When I first saw this headline, it seemed like a “dog bites man” story. Of course Nancy Pelosi is unpopular with the electorate; that’s hardly news. What is news is just how unpopular she has become. Gallup finds her approval rating at an all-time low of 29%, lower than during the ObamaCare debate, while her disapproval has hit a new high:
Pelosi’s ratings were 2-to-1 positive, 44% to 22%, when she first assumed the speakership in January 2007, but they became closely divided by March of that year and remained so in November 2008. Views became more negative than positive for the first time in the first half of 2009, possibly because of Pelosi’s public stance against the CIA’s use of “enhanced interrogation” of terrorist suspects at Guantanamo Bay prison, and her dispute with the CIA over whether she had been briefed on the matter. Spanning the period these issues were in the news, her favorable rating fell from 42% to 32%. Pelosi’s favorable rating recovered slightly in the first half of 2010 to 36%, but it has since tumbled to the new low.
Independents in particular have become more negative about Pelosi, with her favorability dwindling nine points among this group since May, to 21%. Nearly 6 in 10 independents (58%) now view her unfavorably, compared with 86% of Republicans and 22% of Democrats.
Their graph shows the dramatic change:
Before becoming Speaker, most Americans didn’t know enough about Pelosi to dislike her. Even as Speaker in the 11oth Session of Congress, her popularity and unpopularity rose almost in parallel as she became more well known, and she remained popular enough to help Democrats win another election and strengthen their majority in the House. Almost immediately, though, her numbers began to tank as voters saw her bare-knuckle partisanship first in the Porkulus bill and then again in the ObamaCare debate. Even that, however, apparently pales in comparison to the distaste she has inspired since the bill’s passage, going from a -15 favorability to a -27 in the last six months.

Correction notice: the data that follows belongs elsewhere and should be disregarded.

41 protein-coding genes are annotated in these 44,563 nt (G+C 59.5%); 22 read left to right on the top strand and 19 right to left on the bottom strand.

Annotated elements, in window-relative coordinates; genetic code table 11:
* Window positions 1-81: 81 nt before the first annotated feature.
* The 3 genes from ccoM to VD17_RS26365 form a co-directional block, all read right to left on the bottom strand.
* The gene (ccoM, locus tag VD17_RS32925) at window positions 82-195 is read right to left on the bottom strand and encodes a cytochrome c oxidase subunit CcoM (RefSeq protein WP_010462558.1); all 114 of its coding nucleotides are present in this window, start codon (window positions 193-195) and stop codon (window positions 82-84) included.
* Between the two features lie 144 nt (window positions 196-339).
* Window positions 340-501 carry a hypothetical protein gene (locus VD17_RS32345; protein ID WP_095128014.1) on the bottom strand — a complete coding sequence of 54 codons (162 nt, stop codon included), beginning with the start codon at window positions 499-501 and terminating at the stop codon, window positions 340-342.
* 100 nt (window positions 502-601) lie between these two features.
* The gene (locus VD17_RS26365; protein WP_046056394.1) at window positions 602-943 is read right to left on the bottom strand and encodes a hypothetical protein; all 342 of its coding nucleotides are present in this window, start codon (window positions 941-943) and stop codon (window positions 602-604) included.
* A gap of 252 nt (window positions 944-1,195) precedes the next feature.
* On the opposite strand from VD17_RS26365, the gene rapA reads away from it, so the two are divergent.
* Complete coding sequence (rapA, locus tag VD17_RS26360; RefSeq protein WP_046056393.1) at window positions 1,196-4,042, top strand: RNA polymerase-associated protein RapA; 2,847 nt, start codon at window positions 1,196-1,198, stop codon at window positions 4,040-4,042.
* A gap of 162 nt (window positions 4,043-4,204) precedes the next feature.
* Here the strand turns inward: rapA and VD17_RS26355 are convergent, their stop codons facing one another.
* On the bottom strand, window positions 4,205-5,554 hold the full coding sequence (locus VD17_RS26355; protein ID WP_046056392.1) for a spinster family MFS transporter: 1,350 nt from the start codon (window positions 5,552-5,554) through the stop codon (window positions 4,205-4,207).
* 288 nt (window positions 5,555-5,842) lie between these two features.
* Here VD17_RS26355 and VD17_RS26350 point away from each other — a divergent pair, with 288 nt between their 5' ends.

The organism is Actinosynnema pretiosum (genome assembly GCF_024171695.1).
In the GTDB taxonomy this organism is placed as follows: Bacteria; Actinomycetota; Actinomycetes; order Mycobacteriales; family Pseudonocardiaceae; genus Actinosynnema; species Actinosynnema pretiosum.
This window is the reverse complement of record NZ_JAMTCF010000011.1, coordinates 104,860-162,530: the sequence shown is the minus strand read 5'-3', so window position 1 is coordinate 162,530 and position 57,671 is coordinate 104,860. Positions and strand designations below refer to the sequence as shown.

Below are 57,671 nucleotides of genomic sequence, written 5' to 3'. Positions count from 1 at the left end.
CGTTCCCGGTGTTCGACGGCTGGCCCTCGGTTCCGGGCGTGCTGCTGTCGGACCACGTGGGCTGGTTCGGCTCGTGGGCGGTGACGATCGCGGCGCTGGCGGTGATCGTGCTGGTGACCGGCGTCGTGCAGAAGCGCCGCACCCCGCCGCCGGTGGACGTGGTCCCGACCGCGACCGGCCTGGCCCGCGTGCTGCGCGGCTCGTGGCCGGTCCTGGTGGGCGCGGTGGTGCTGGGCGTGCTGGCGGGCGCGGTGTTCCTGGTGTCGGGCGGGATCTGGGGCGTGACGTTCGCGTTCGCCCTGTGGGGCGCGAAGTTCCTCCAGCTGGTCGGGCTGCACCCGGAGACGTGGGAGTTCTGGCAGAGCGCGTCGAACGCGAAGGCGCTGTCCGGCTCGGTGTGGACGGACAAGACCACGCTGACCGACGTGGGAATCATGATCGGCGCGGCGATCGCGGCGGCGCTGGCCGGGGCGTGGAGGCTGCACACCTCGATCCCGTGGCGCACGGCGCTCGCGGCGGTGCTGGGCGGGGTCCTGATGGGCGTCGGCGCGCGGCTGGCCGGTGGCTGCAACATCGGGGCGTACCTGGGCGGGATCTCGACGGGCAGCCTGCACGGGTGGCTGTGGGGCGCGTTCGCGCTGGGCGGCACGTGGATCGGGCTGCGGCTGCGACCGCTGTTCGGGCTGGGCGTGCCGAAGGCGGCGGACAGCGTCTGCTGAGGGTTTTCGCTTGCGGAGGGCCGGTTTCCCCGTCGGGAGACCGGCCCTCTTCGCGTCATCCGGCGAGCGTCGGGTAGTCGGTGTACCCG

Some of this is certainly due to the feelings about Democrats overall. However, Republicans don’t make up 56% of the electorate. Also, this poll surveyed general-population adults, not registered or likely voters (as did the other polls in this sequence). Among likely voters in this midterm cycle, those numbers are almost certainly much worse.
Compare these numbers to those for John Boehner, who gets a 27/31 favorability in Gallup’s polling, with 42% having no opinion of Boehner. Assuming Boehner becomes Speaker, that latter number will change, and the approval/disapproval numbers will become more partisan. However, this also shows the folly of picking Boehner as a Democratic boogeyman for this election, and the wisdom of Republicans in tying every Democrat in Congressional elections to Pelosi and her leadership position.